Not a Member? Get access to HR news and resources that you can trust.
Here is how HR can help prevent the missteps that could cost your company big in court.
Is your employee handbook ready for the changing world of work? With SHRM’s Employee Handbook Builder get peace of mind that your handbook is up-to-date.
60+ new SHRM Seminar dates in 10 U.S. cities and virtually.
Expand your influence and learn how to become an effective leader -- Join us in Phoenix, AZ, October 2-4, 2017.
The Portland City Council has passed its own version of a “Ban the Box” law, which will require most businesses operating in the city to adjust their hiring practices. Under the strict new rules, covered Portland businesses will be prohibited from asking prospective job applicants about their criminal history until after a conditional job offer has been made. The new law will be effective July 1, 2016.
Oregon passed a more traditional version of a Ban the Box law this past legislative session, barring employers from asking applicants about criminal histories on job applications (the referenced “box” that is banned is the “yes or no” box an applicant must check in response to an inquiry about criminal history). Beginning Jan. 1, 2016, Oregon businesses cannot include such a question during preliminary hiring stages, but they do have permission to ask about an applicant’s criminal history during the interview process.
Under Oregon’s new law, employers who are required by federal, state, or local laws to consider an applicant’s criminal history (e.g., schools, law enforcement, criminal justice, etc.) are still permitted to make such inquiries. But the majority of Oregon employers will need to review their job applications to make sure the offending questions are stricken.
Portland’s law goes one very big step further. Not only will covered businesses be barred from including such questions on their job applications, but such questions cannot be asked at the job interview or at any point before a conditional job offer is made.
Under the new law, employers cannot inquire about or even access an applicant’s criminal history from any other source before making a “conditional offer of employment.” This is defined as being any offer that is conditioned solely on the results of the criminal background inquiry or some other contingency that is expressly communicated to the applicant at the time of the offer.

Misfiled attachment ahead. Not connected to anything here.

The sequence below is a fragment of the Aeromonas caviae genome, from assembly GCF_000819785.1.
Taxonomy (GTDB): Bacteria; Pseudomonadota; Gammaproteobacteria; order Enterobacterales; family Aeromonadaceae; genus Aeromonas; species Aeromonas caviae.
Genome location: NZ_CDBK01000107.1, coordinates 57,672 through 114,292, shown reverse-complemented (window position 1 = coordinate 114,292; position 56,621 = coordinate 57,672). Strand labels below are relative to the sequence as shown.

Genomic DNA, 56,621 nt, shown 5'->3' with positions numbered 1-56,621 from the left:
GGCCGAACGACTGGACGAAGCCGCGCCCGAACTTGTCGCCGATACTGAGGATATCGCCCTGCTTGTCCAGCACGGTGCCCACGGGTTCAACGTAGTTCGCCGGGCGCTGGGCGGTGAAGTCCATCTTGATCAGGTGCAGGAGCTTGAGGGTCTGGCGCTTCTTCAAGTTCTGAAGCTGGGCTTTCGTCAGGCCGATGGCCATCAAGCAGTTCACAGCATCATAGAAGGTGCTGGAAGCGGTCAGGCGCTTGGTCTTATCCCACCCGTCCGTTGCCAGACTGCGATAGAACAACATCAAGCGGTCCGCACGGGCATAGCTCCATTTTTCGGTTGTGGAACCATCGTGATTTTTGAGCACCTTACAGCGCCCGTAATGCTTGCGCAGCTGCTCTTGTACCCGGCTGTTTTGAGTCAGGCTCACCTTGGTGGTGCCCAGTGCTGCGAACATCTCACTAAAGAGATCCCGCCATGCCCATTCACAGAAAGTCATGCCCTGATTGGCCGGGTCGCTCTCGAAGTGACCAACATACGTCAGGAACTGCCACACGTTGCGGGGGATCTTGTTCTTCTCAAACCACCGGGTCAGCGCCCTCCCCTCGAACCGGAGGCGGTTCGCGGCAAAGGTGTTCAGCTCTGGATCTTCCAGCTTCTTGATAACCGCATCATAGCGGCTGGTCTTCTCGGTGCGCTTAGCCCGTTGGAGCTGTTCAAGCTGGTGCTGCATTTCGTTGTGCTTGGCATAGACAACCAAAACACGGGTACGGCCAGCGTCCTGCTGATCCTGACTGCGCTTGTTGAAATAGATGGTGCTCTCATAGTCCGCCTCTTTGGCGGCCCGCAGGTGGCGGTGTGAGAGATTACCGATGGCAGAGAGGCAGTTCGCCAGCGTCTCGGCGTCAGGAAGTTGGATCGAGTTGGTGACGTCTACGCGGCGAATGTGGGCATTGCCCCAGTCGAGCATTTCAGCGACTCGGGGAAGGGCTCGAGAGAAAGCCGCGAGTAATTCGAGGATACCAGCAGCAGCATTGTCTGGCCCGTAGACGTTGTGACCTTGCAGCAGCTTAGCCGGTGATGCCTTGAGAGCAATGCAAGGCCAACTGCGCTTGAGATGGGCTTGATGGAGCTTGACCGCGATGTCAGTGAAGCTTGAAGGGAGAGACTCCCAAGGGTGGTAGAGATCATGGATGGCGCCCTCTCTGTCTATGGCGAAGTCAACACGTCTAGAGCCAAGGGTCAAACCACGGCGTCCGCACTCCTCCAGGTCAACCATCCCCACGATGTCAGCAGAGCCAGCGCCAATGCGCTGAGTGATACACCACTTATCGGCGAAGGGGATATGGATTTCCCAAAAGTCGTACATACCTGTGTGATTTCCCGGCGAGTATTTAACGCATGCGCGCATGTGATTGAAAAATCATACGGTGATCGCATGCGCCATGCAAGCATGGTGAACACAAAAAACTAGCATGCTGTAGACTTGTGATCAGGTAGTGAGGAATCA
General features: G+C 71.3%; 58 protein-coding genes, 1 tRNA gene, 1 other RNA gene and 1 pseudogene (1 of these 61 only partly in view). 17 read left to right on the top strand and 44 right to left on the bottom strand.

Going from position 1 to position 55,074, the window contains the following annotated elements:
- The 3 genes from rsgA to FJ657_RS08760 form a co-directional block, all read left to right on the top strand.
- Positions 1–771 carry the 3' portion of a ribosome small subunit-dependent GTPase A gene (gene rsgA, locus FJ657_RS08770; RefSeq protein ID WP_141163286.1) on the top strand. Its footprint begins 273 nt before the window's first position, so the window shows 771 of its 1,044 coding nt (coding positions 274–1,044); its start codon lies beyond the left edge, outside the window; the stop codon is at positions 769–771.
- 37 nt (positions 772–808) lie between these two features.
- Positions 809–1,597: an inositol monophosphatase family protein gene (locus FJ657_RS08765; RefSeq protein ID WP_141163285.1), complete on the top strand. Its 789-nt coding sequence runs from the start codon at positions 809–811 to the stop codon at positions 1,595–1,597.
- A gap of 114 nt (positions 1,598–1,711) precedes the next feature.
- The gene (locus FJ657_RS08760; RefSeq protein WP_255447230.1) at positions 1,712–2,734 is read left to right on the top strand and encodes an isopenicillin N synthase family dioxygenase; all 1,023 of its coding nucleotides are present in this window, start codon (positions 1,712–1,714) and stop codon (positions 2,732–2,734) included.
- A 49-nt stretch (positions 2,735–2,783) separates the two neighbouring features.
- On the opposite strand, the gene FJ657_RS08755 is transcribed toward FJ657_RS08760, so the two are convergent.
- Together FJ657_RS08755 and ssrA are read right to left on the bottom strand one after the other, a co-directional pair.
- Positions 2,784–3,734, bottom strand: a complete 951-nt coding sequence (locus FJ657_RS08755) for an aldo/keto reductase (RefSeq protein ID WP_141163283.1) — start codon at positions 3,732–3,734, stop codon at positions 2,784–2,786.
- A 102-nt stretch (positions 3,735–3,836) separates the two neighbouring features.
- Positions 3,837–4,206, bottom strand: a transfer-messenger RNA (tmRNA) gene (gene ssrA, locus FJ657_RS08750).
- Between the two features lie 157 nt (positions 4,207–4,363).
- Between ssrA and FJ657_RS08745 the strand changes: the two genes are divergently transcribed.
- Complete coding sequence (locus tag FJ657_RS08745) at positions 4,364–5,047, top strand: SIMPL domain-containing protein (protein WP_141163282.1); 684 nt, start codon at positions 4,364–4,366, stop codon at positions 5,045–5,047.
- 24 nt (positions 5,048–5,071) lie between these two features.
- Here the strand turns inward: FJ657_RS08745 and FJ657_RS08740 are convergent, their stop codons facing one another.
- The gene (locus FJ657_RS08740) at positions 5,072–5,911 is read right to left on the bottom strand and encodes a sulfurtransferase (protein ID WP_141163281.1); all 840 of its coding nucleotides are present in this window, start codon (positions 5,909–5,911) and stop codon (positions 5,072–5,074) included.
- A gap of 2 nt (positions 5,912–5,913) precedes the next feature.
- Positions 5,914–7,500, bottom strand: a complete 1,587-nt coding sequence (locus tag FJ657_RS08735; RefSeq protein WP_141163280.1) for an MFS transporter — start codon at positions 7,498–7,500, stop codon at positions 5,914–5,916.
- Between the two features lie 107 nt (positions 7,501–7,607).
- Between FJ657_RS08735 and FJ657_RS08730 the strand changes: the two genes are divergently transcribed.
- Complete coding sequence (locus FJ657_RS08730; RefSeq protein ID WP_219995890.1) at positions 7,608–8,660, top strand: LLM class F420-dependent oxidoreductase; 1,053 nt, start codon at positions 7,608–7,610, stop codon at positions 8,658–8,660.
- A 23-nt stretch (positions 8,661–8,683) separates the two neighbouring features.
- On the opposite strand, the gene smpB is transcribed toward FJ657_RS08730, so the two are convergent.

If, after making the conditional job offer, an employer learns of an applicant’s criminal background, the new law states that an employer can rescind the offer after determining that rejecting the applicant would be job related and consistent with business necessity.
Very small businesses are excluded from coverage, as the new law does not cover businesses with fewer than six employees. However, any workplace with six or more employees is covered so long as they have workers who perform a majority of their time within the City of Portland (including full-time, part-time, temporary, or seasonal workers).
Just as with Oregon’s Ban the Box law, certain businesses are excluded from coverage when hiring certain positions, including those hiring for law enforcement, criminal justice, and positions working with children, the elderly, people with disabilities, and other groups considered vulnerable.
The ordinance states that Oregon’s Bureau of Labor and Industries (BOLI) will work with the city of Portland to enforce the new law; stay tuned for fine-tuning of the enforcing regulations to determine possible punishments for noncompliance.
If there’s any good news, it’s that you have time before Portland’s law goes into effect to adjust your hiring processes to this new reality. The new law will not kick in until July 1, 2016. Here are five steps you should take to make sure you come into compliance:
Richard R. Meneghello is an attorney in the Portland, Ore., office of Fisher & Phillips. Republished with permission. © 2015 Fisher & Phillips. All rights reserved.
You have successfully saved this page as a bookmark.
Please confirm that you want to proceed with deleting bookmark.
You have successfully removed bookmark.
Please log in as a SHRM member before saving bookmarks.
Your session has expired. Please log in again before saving bookmarks.
Please purchase a SHRM membership before saving bookmarks.
An error has occurred
Recommended for you
Join SHRM's exclusive peer-to-peer social network
SHRM’s HR Vendor Directory contains over 3,200 companies